Fix Up - Tower Theatre
Kwame Kwei-Armah's 2004 show "Fix Up" is revived at London's Tower theatre. The show is equally as relevant now as it was 15 years ago. Kwei-Armah's play is about the battle between old and new and the struggles of living in a capitalist society. With gentrification rising all over the country authentic local businesses like Brother Kiyi's are few and far between.

Fix up is set in an unconventional bookshop in Tottenham, North London. The shop itself is a meeting point for the community, where Brother Kiyi puts profit making aside and instead cares more for sharing the knowledge of Black History with others. Kiyi is struggling to keep up with the payments of his shop yet refuses to sacrifice the integrity of his business and freely lends out his books with the kind hearted assumption that they will be returned.

While the threat of losing the shop looms Alice, a mysterious mixed race girl walks in and throws all the characters out of sync. Unsure of her intentions with Kiyi, her curiosity with the shop appears to be a search for her own identity in a society that aims to mold you into who they'd like you to be. I was particularly pleased to see the issue of interracial prejudice explored in the play, a subject that is not often investigated onstage but that is very prominent in society.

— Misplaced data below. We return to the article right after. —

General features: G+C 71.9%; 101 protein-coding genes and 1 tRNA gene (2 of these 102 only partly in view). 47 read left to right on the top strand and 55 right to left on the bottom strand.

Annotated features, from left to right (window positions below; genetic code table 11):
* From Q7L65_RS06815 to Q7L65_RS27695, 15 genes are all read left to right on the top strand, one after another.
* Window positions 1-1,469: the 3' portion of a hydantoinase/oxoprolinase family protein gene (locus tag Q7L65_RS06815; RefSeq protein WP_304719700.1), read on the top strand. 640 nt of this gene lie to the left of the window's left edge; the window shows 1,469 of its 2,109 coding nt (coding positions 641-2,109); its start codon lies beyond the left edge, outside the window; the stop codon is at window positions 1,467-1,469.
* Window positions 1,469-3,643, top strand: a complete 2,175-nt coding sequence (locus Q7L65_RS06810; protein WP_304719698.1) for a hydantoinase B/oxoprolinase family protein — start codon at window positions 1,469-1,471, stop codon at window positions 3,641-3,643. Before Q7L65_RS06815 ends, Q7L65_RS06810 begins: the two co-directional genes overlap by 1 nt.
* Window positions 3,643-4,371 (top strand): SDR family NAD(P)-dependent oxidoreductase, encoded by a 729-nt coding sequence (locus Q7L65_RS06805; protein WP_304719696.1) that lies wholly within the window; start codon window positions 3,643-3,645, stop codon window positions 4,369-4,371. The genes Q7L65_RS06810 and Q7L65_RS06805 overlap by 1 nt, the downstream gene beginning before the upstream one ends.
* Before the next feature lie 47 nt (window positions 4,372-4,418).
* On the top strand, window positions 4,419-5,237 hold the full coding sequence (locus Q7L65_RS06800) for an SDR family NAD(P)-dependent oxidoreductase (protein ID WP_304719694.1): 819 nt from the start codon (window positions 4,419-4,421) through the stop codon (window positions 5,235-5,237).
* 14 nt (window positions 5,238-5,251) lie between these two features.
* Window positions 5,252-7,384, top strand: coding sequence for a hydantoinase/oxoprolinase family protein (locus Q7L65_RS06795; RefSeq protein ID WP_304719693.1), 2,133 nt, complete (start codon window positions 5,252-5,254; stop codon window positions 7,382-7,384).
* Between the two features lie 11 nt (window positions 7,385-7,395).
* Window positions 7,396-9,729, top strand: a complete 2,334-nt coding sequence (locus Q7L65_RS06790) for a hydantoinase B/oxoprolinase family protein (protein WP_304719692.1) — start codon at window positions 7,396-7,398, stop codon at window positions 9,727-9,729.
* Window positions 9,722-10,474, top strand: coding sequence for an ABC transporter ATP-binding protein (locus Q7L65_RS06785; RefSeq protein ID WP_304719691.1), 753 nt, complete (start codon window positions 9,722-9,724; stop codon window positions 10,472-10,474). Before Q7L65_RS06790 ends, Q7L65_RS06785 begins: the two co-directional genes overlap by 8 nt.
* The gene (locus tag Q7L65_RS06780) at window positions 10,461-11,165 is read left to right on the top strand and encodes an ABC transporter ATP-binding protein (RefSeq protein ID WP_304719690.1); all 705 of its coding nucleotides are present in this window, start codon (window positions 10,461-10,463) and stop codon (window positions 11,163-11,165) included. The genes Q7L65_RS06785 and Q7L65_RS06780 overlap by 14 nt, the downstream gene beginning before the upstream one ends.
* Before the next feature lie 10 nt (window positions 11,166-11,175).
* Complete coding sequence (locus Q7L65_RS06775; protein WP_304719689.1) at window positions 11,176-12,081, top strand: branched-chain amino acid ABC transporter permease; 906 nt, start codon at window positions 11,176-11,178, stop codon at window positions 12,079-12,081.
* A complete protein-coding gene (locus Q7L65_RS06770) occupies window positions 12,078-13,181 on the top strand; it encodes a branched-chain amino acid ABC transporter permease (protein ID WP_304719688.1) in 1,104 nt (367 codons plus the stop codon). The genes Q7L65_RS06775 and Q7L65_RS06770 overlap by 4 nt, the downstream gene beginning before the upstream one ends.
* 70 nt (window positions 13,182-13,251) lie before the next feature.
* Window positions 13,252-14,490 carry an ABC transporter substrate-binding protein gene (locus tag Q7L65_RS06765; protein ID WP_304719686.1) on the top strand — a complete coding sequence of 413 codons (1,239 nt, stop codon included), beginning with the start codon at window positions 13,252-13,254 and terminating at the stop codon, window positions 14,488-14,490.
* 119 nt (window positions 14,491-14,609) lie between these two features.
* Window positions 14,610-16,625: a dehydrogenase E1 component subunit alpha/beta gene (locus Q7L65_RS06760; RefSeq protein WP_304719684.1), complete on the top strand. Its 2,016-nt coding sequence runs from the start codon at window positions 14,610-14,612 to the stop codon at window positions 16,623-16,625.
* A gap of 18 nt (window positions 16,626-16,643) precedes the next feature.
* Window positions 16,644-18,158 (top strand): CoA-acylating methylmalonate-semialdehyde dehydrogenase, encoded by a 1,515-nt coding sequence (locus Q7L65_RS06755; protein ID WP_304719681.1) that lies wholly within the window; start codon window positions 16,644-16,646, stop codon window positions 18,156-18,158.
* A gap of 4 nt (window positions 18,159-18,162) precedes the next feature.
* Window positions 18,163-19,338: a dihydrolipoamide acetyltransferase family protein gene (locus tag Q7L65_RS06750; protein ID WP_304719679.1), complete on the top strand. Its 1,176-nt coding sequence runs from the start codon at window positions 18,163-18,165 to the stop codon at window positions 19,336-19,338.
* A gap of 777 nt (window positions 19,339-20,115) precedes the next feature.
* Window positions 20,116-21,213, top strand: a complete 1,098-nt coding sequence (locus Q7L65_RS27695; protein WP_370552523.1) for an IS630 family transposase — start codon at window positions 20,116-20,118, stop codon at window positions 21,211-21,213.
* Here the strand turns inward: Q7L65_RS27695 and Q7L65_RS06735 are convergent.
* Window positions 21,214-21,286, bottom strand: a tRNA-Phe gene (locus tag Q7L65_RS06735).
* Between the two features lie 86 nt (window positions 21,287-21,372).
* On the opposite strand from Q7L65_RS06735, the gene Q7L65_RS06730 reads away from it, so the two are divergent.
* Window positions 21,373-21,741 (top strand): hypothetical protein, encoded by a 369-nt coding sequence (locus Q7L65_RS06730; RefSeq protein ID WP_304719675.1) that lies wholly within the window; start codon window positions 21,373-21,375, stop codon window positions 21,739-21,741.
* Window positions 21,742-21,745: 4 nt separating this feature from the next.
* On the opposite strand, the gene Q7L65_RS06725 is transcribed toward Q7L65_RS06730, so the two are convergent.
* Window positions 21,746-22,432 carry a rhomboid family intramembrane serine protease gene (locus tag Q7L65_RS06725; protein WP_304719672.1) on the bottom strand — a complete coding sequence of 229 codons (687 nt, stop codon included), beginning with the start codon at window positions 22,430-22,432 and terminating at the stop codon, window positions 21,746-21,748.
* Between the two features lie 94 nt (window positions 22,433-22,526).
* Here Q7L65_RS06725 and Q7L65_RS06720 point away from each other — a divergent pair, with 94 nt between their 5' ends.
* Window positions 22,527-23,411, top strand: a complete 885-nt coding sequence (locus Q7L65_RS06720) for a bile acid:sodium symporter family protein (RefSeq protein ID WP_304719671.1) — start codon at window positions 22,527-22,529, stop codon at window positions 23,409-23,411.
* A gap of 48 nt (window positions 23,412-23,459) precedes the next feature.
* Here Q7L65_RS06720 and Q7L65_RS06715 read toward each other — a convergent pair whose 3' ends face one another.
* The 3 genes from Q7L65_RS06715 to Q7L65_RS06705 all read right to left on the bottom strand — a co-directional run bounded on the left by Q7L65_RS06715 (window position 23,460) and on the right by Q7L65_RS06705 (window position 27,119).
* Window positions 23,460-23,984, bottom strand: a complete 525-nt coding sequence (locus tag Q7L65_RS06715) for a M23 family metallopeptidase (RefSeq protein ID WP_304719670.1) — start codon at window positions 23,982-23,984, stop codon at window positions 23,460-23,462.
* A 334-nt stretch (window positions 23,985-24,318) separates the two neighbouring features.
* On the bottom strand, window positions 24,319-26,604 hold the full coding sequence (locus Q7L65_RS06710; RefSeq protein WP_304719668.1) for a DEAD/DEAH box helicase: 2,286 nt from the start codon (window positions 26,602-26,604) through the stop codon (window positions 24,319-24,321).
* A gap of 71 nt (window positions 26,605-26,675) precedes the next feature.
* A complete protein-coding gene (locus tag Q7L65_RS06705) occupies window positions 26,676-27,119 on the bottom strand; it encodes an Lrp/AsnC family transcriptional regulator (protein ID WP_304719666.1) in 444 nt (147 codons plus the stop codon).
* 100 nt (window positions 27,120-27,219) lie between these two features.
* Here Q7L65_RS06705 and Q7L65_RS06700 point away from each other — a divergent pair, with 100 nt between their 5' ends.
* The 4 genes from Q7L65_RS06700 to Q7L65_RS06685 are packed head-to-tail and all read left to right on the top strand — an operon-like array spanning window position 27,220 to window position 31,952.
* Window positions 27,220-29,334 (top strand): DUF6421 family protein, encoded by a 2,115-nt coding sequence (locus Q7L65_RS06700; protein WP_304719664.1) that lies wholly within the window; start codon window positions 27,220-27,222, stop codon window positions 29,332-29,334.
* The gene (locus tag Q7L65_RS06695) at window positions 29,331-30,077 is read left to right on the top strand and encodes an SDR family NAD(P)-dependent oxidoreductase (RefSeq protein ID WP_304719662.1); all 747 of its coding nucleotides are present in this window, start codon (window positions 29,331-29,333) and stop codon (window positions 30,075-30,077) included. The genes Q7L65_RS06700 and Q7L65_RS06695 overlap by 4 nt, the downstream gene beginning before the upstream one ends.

I came to see one of the first performances and though everyone gave heartfelt performances throughout it oftentimes felt as though a couple of the actors were just warming up to the show and weren't as present as they could've been. That being said there was a particularly beautiful performance by Isaiah Bobb-Semple playing Carl, a boy fighting for his voice to be heard amongst the strong personalities in his community yet ultimately his heartbreak is heard by us all.

Whilst things may not end as we'd wish in this story there's definitely a sense of resolve. A beautifully directed piece by Landé Belo to accompany Kwei-Armah's writing.